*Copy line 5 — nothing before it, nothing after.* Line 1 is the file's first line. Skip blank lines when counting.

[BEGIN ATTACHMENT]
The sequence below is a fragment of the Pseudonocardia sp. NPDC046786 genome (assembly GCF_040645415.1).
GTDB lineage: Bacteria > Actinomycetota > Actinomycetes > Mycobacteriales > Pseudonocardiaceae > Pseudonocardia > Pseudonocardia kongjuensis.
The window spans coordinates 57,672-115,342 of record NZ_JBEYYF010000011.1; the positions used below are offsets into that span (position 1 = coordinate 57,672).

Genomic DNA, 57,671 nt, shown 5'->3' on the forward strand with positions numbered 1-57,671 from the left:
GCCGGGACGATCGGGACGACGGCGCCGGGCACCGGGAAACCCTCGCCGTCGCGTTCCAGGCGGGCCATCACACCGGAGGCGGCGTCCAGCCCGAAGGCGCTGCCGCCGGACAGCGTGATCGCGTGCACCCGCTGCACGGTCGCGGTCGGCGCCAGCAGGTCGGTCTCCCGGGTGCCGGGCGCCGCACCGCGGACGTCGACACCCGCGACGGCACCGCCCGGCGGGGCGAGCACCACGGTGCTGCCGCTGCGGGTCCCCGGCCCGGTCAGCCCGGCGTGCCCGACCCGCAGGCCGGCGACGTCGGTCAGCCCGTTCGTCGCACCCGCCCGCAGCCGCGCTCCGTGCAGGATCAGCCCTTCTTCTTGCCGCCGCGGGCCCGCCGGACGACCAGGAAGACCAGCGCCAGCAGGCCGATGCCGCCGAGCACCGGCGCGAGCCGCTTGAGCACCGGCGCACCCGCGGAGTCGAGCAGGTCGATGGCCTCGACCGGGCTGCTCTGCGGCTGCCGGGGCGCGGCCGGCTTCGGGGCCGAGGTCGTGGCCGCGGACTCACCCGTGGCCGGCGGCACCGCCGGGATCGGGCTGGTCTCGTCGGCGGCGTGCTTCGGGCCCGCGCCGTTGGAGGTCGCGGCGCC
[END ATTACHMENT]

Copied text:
GCCGGGACGATCGGGACGACGGCGCCGGGCACCGGGAAACCCTCGCCGTCGCGTTCCAGGCGGGCCATCACACCGGAGGCGGCGTCCAGCCCGAAGGCGCTGCCGCCGGACAGCGTGATCGCGTGCACCCGCTGCACGGTCGCGGTCGGCGCCAGCAGGTCGGTCTCCCGGGTGCCGGGCGCCGCACCGCGGACGTCGACACCCGCGACGGCACCGCCCGGCGGGGCGAGCACCACGGTGCTGCCGCTGCGGGTCCCCGGCCCGGTCAGCCCGGCGTGCCCGACCCGCAGGCCGGCGACGTCGGTCAGCCCGTTCGTCGCACCCGCCCGCAGCCGCGCTCCGTGCAGGATCAGCCCTTCTTCTTGCCGCCGCGGGCCCGCCGGACGACCAGGAAGACCAGCGCCAGCAGGCCGATGCCGCCGAGCACCGGCGCGAGCCGCTTGAGCACCGGCGCACCCGCGGAGTCGAGCAGGTCGATGGCCTCGACCGGGCTGCTCTGCGGCTGCCGGGGCGCGGCCGGCTTCGGGGCCGAGGTCGTGGCCGCGGACTCACCCGTGGCCGGCGGCACCGCCGGGATCGGGCTGGTCTCGTCGGCGGCGTGCTTCGGGCCCGCGCCGTTGGAGGTCGCGGCGCC